Portal Knights: Crafting fun we dig as much as Minecraft

If you’re a small game designer, the ludicrously successful Minecraft must look like the prefect coattail to ride. Sub-par, square-ish graphics that are inexpensive to produce. Next-to-no structure, sandbox gameplay that requires no scripting and AI. There are plenty of pretenders to the blocky throne, but few offer as fresh a take as this.

Portal Knights takes the blueprint and gives it more of what we always wished Minecraft had: deeper combat and a series of quests that give us a greater sense of purpose. Don’t go in expecting BioWare level writing to these errands, however, as more often than not you’re tasked with murdering a shopping list full of enemies, or delivering resources to villagers. Useless, slack bastards that they are.

Your job, as a professional acquirer of crap, will push you further out into the frontier of dozens of randomly generated islands. These are wonderfully diverse biomes whose beauty we’d often pause to appreciate, right before we got down to razing everything to the ground with our mining equipment and a lust for better crafted gear and swankier-built houses.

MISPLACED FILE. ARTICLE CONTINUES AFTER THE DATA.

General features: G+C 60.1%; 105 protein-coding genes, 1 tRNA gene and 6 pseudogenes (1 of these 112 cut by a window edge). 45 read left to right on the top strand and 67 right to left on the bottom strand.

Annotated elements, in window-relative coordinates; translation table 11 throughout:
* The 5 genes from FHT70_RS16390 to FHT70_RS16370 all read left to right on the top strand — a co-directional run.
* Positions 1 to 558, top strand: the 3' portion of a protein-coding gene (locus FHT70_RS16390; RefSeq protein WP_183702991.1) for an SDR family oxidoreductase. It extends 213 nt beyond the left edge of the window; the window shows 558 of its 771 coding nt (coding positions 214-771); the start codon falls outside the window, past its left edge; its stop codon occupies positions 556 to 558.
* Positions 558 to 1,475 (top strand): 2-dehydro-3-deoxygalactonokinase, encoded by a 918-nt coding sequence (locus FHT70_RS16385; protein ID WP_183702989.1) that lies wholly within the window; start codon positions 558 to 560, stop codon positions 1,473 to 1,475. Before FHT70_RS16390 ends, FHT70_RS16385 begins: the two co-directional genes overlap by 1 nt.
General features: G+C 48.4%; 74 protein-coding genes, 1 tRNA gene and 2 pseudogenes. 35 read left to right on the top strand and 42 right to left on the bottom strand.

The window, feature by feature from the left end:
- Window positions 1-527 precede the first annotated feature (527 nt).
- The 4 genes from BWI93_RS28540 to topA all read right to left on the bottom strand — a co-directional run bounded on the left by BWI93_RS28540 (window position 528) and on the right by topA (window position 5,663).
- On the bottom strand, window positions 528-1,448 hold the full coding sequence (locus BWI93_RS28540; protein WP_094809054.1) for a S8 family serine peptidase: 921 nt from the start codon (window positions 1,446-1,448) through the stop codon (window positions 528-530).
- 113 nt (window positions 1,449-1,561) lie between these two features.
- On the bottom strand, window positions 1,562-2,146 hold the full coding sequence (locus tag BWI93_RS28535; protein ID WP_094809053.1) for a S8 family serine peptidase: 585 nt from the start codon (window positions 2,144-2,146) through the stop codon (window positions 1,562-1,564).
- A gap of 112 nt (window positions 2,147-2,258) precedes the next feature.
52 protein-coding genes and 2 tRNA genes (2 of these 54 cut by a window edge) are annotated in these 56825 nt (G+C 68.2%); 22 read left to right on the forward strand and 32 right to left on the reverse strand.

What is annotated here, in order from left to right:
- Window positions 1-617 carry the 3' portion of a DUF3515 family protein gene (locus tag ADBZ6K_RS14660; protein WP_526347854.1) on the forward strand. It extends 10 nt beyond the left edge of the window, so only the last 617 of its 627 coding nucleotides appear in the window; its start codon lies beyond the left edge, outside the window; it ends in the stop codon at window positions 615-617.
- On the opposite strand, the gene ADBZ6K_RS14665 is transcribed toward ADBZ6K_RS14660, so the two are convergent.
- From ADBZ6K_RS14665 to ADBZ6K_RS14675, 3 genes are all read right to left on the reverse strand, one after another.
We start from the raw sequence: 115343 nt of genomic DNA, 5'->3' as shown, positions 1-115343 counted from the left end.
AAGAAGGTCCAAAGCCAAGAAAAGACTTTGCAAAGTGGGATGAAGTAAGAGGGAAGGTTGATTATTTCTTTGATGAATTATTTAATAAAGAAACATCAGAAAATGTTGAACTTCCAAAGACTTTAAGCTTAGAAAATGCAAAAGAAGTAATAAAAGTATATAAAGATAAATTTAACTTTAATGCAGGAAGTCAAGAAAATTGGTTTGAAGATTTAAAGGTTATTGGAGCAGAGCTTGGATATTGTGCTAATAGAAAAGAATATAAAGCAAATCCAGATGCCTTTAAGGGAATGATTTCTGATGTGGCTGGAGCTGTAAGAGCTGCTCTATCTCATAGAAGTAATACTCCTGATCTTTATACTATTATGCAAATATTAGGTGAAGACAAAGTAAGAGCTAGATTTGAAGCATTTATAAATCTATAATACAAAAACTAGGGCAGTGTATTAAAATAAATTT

We didn’t think it would, but that greedy Dwarven-esque lifestyle frequently fell to the wayside in favour of combat. From the get go you select from the classes of Warrior, Mage, or Ranger, and enemy encounters in the overworld are quite frequent. Upside: slaughtering things rivals digging for resource profits.

Plus, murder equals XP and the building of your fairly basic collection of stats. Before long, each of the skillsets in each class feels more and more unique. Having a diverse band of players in two-person split co-op (4 online) feels cooler than Minecraft’s “everybody is a reskinned Steve” solution.

As the title suggests, portals play a large role in this game. Most enemies you murder will spew out coloured crystal shards. Take these to one of the well-hidden stone portals on your current island, arrange them in a set way, and you’ll create a doorway to another island and yet more swashbuckling adventures.

In the early stages of the piece, a recipe to ride this inter-dimensional public transport is low requirement stuff. Later though you’re asked to find a veritable rainbow of crystal colours, and what you can source is basically at the mercy of the RNGesus. At this point, Portal Knights stops respecting your spare time and stalls.

505 Games also fouls up boss battles. On the one hand, it’s a thrill to have to stock up on items and take on a gargantuan beast (especially as these encounters are designed to favour coordinated groups of players). Unfortunately, there’s only, like, three of them. Hopefully that can be fixed via free updates. If so, this is priced right and could totally go from Minecraft wannabe to Minecraft equal.

Score: 8/10

 

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